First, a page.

What is the best part of your job?

That’s a tough question! There are so many things about my job that I love. Meeting and working with different people all the time is great. The fact that is allows me to travel is awesome too, I doubt I would have spent seven months living in Paris otherwise. Seeing progression and growth in kids you’ve taught over the years is also wonderful. But nothing will beat the feeling of being on stage – when you’re waiting for the curtain to open, with your make up and costume on, your friends around you, with the lights on you, a packed audience waiting to see you dance. It’s an amazing feeling. I loved watching people’s reaction to the cancan at La Nouvelle Eve. I think a lot of people don’t know what to expect, seeing the shock and amazement in their faces reminds me just how lucky I am to be part of their Paris experience.

 

What is the hardest part?

Definitely the rejection, for every job you book you will inevitably be turned down for another. And it’s not unusual to get more rejections than bookings. Don’t let success get to your head and don’t let failure get to your heart. Learn from it, don’t take it personally and move on – a better job will be around the corner.

 

Who is your biggest inspiration?

I don’t have any one person that I particularly look up to. I’ve met so many people on dance jobs over the years that I’ve taken advice or inspiration from, I think you can and should learn from everyone. If you see something that impressed you then you can try to apply that to yourself and your work – someone’s positivity, their work ethic, their technique, the way they freestyle, the way they use their face during a performance – anything. Watching can sometimes be the best form of learning.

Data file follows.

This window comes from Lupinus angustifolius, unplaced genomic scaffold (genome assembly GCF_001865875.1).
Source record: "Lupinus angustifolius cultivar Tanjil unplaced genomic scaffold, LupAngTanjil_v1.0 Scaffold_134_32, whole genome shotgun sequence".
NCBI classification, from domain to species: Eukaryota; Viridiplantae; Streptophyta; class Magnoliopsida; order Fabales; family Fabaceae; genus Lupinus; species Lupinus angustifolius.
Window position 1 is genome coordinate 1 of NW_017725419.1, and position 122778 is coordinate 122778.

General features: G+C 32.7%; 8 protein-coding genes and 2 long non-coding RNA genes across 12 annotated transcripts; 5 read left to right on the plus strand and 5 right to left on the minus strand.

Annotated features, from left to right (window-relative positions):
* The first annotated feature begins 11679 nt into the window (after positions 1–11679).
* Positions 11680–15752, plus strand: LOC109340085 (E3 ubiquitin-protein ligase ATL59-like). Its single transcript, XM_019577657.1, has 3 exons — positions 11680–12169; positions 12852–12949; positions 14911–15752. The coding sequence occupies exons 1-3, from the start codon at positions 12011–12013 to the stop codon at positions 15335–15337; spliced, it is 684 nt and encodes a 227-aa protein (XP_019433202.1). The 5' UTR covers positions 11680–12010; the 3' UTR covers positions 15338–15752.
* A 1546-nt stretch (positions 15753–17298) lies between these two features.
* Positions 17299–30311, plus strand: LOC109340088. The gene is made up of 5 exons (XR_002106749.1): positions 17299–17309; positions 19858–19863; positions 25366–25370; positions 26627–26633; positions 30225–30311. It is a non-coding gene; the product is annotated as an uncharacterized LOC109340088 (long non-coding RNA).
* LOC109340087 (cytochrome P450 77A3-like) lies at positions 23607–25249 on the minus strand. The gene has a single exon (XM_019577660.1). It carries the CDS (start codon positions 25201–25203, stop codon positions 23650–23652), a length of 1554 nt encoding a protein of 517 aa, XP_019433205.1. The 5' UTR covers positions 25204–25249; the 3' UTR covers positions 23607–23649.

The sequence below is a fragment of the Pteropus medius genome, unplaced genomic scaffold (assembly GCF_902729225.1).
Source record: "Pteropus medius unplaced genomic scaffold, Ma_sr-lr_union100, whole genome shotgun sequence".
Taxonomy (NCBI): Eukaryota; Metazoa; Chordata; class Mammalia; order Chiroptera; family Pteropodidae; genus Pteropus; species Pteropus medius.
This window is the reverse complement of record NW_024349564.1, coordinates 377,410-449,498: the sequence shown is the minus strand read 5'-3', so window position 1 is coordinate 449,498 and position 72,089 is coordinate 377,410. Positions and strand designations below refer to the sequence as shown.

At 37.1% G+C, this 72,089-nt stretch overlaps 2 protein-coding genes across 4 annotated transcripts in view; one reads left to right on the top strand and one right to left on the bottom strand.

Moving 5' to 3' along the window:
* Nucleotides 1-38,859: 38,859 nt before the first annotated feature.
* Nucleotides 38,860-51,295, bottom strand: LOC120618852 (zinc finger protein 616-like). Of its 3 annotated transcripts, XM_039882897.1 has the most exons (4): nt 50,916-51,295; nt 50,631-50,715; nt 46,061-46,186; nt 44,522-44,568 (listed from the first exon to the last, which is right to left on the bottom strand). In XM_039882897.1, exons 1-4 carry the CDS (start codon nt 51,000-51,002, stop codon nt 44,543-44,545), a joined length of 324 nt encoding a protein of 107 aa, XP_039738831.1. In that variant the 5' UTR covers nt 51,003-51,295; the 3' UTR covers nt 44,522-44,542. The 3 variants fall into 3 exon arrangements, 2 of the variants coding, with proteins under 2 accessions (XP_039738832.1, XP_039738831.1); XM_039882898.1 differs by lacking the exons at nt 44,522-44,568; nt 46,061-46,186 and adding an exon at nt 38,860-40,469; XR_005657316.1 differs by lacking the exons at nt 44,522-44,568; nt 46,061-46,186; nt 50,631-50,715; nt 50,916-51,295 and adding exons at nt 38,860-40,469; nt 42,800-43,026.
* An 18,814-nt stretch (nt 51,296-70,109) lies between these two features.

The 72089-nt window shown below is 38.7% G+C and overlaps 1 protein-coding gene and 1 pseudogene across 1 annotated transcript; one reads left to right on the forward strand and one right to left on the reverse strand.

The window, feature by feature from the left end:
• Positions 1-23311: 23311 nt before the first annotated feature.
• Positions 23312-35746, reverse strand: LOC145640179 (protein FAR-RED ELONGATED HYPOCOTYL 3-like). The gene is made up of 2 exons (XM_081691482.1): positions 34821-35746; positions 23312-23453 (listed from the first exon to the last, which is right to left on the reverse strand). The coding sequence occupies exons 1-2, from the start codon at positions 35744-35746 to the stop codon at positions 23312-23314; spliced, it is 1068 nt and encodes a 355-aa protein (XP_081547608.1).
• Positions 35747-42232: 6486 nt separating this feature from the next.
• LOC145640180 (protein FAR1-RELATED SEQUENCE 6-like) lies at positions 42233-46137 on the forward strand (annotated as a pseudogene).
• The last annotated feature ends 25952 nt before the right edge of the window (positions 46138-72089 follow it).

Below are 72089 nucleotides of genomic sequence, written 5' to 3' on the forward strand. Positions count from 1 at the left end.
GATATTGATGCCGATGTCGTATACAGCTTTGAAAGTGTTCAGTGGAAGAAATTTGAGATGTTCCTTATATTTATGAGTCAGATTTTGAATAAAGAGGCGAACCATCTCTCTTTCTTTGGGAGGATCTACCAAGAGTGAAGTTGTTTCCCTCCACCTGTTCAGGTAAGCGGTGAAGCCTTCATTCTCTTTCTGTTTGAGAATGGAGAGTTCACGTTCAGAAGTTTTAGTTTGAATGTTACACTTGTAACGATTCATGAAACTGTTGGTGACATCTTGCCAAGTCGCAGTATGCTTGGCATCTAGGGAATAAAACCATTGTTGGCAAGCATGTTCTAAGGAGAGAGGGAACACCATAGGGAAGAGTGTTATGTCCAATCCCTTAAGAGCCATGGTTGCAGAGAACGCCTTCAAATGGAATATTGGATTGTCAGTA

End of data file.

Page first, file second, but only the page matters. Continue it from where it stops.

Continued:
Where do you see your career going?

I want to stay in Paris for a while; I’ve completely fallen in love with cabaret, and with being a showgirl. I’ve booked a few more jobs out there to keep me busy over winter and I’ll be back working at La Nouvelle Eve and with another company next season.

 

What advice do you have for people who might be starting to look at pursuing a career in dance?

Make sure you really want it. It’s an incredible career, but it is hard. If you aren’t prepared to give it your all, to work long days, miss birthdays and anniversaries, face rejections, leave behind family and friends to go away for jobs then it might not be for you. But if you’ve decided it’s for you, choose your training course wisely – check out all the schools and all they have to offer. Work hard, train hard, make good friends, have fun. And remember why you first started dancing. Don’t lose that love. Because it’s so visible when someone is performing from the heart, and so disappointing when someone is onstage just going through the motions.

 

Left feeling a little in awe, I leave Rhiannon to go back to the job of her dreams. If she has inspired you to follow your heart and take the plunge, why not sign up to a dance class and learn from some professionals – who knows where it might lead you?